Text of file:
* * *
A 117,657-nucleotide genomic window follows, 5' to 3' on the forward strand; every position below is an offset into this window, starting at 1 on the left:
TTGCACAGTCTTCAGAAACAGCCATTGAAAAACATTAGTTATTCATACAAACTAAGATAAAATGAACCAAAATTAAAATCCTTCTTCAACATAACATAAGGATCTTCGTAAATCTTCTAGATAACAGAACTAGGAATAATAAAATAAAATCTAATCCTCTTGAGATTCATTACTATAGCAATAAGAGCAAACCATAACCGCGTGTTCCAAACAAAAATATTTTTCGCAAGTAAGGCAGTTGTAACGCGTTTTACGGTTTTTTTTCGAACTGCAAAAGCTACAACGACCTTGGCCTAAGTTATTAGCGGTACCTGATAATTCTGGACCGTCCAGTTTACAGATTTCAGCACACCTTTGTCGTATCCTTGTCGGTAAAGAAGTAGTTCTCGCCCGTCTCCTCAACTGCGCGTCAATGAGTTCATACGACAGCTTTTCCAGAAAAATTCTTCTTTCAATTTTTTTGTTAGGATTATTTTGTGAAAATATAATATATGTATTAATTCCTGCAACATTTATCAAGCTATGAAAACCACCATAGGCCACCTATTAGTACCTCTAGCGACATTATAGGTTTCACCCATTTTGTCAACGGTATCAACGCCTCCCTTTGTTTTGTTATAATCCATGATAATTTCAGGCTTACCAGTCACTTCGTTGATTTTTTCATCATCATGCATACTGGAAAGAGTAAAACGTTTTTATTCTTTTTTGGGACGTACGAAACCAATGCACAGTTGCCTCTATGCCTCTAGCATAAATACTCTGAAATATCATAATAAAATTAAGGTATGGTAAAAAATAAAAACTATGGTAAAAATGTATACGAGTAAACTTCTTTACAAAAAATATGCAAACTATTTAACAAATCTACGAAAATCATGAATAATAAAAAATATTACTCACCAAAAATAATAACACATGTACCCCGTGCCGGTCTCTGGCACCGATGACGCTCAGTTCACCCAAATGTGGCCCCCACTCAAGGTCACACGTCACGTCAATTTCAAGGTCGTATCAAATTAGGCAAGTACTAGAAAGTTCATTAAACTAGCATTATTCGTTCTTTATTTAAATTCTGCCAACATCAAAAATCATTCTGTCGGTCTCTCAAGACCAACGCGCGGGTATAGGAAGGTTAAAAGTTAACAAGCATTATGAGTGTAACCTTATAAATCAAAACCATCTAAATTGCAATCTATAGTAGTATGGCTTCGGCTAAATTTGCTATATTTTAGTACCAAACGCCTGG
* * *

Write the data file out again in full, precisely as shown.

A 117,657-nucleotide genomic window follows, 5' to 3' on the forward strand; every position below is an offset into this window, starting at 1 on the left:
TTGCACAGTCTTCAGAAACAGCCATTGAAAAACATTAGTTATTCATACAAACTAAGATAAAATGAACCAAAATTAAAATCCTTCTTCAACATAACATAAGGATCTTCGTAAATCTTCTAGATAACAGAACTAGGAATAATAAAATAAAATCTAATCCTCTTGAGATTCATTACTATAGCAATAAGAGCAAACCATAACCGCGTGTTCCAAACAAAAATATTTTTCGCAAGTAAGGCAGTTGTAACGCGTTTTACGGTTTTTTTTCGAACTGCAAAAGCTACAACGACCTTGGCCTAAGTTATTAGCGGTACCTGATAATTCTGGACCGTCCAGTTTACAGATTTCAGCACACCTTTGTCGTATCCTTGTCGGTAAAGAAGTAGTTCTCGCCCGTCTCCTCAACTGCGCGTCAATGAGTTCATACGACAGCTTTTCCAGAAAAATTCTTCTTTCAATTTTTTTGTTAGGATTATTTTGTGAAAATATAATATATGTATTAATTCCTGCAACATTTATCAAGCTATGAAAACCACCATAGGCCACCTATTAGTACCTCTAGCGACATTATAGGTTTCACCCATTTTGTCAACGGTATCAACGCCTCCCTTTGTTTTGTTATAATCCATGATAATTTCAGGCTTACCAGTCACTTCGTTGATTTTTTCATCATCATGCATACTGGAAAGAGTAAAACGTTTTTATTCTTTTTTGGGACGTACGAAACCAATGCACAGTTGCCTCTATGCCTCTAGCATAAATACTCTGAAATATCATAATAAAATTAAGGTATGGTAAAAAATAAAAACTATGGTAAAAATGTATACGAGTAAACTTCTTTACAAAAAATATGCAAACTATTTAACAAATCTACGAAAATCATGAATAATAAAAAATATTACTCACCAAAAATAATAACACATGTACCCCGTGCCGGTCTCTGGCACCGATGACGCTCAGTTCACCCAAATGTGGCCCCCACTCAAGGTCACACGTCACGTCAATTTCAAGGTCGTATCAAATTAGGCAAGTACTAGAAAGTTCATTAAACTAGCATTATTCGTTCTTTATTTAAATTCTGCCAACATCAAAAATCATTCTGTCGGTCTCTCAAGACCAACGCGCGGGTATAGGAAGGTTAAAAGTTAACAAGCATTATGAGTGTAACCTTATAAATCAAAACCATCTAAATTGCAATCTATAGTAGTATGGCTTCGGCTAAATTTGCTATATTTTAGTACCAAACGCCTGG